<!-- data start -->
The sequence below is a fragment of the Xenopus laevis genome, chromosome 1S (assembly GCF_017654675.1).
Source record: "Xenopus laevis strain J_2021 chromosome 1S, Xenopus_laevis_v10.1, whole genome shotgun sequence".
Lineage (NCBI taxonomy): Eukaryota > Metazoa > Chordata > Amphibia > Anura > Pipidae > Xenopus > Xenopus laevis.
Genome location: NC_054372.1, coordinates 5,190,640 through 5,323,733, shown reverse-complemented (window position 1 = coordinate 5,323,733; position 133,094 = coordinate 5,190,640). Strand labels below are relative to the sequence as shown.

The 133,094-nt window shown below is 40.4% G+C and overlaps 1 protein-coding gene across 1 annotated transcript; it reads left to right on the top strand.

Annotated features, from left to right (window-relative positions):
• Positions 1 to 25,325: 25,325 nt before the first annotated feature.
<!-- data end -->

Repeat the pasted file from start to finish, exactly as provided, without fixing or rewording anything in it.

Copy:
The sequence below is a fragment of the Xenopus laevis genome, chromosome 1S (assembly GCF_017654675.1).
Source record: "Xenopus laevis strain J_2021 chromosome 1S, Xenopus_laevis_v10.1, whole genome shotgun sequence".
Lineage (NCBI taxonomy): Eukaryota > Metazoa > Chordata > Amphibia > Anura > Pipidae > Xenopus > Xenopus laevis.
Genome location: NC_054372.1, coordinates 5,190,640 through 5,323,733, shown reverse-complemented (window position 1 = coordinate 5,323,733; position 133,094 = coordinate 5,190,640). Strand labels below are relative to the sequence as shown.

The 133,094-nt window shown below is 40.4% G+C and overlaps 1 protein-coding gene across 1 annotated transcript; it reads left to right on the top strand.

Annotated features, from left to right (window-relative positions):
• Positions 1 to 25,325: 25,325 nt before the first annotated feature.